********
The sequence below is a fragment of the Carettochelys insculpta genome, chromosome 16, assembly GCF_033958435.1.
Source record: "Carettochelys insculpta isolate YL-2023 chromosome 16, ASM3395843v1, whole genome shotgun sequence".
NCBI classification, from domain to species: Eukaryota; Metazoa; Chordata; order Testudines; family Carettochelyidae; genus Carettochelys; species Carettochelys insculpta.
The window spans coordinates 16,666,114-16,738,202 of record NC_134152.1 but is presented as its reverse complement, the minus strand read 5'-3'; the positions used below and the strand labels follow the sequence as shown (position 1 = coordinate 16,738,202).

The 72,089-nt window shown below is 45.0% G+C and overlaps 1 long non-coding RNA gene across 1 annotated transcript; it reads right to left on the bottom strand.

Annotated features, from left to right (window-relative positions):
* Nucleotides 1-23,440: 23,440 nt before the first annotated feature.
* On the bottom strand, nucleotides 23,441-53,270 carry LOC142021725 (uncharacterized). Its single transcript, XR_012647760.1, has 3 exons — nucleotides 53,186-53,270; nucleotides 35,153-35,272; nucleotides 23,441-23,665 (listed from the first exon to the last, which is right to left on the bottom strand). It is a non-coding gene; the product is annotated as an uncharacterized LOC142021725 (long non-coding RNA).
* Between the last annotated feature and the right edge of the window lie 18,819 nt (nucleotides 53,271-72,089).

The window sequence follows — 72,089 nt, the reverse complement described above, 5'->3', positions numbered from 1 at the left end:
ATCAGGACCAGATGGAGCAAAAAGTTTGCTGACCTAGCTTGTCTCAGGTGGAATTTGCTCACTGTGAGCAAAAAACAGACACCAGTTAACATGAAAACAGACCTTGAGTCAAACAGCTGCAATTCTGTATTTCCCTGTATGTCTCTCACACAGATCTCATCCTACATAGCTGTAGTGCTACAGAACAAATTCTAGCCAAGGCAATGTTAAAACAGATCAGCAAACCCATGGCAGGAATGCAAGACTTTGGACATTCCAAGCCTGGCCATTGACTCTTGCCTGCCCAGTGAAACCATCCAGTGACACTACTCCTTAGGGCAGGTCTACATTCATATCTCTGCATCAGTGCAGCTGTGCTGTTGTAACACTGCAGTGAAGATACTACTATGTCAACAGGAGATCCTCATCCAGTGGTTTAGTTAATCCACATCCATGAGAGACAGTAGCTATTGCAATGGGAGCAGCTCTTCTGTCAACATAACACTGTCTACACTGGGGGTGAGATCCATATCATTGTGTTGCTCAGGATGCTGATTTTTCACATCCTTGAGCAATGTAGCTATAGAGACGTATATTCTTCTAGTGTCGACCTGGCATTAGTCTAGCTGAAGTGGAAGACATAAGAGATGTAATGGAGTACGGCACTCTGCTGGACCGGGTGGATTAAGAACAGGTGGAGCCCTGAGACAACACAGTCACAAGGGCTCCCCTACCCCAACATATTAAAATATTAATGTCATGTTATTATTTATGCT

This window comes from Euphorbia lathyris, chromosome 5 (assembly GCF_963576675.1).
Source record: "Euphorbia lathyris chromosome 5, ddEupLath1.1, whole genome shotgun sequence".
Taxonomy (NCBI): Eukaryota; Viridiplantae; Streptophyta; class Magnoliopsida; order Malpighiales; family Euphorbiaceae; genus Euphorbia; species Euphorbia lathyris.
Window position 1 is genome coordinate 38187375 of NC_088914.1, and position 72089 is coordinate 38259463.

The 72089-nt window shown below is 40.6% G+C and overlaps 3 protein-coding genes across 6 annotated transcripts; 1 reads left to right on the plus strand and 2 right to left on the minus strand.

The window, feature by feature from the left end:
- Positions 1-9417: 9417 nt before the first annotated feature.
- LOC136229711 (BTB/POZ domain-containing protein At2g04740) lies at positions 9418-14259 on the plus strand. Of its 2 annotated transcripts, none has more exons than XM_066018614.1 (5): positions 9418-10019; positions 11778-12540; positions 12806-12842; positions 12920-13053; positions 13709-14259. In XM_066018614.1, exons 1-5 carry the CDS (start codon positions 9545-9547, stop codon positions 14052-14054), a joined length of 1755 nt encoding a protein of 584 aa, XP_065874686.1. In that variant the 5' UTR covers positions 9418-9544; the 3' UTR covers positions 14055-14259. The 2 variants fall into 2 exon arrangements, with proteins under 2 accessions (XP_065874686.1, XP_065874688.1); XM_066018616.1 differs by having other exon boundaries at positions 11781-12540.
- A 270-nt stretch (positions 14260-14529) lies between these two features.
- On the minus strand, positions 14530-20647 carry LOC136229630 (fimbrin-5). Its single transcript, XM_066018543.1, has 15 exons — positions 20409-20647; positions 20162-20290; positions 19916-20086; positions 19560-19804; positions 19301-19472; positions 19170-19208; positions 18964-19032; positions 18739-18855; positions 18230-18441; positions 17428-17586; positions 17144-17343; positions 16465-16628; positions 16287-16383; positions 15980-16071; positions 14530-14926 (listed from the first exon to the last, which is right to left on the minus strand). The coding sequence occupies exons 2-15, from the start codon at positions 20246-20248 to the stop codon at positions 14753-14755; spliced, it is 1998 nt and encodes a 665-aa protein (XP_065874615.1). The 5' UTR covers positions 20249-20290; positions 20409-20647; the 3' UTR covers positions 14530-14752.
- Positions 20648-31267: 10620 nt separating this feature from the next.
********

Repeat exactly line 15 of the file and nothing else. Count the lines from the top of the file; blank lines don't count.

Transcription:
Window position 1 is genome coordinate 38187375 of NC_088914.1, and position 72089 is coordinate 38259463.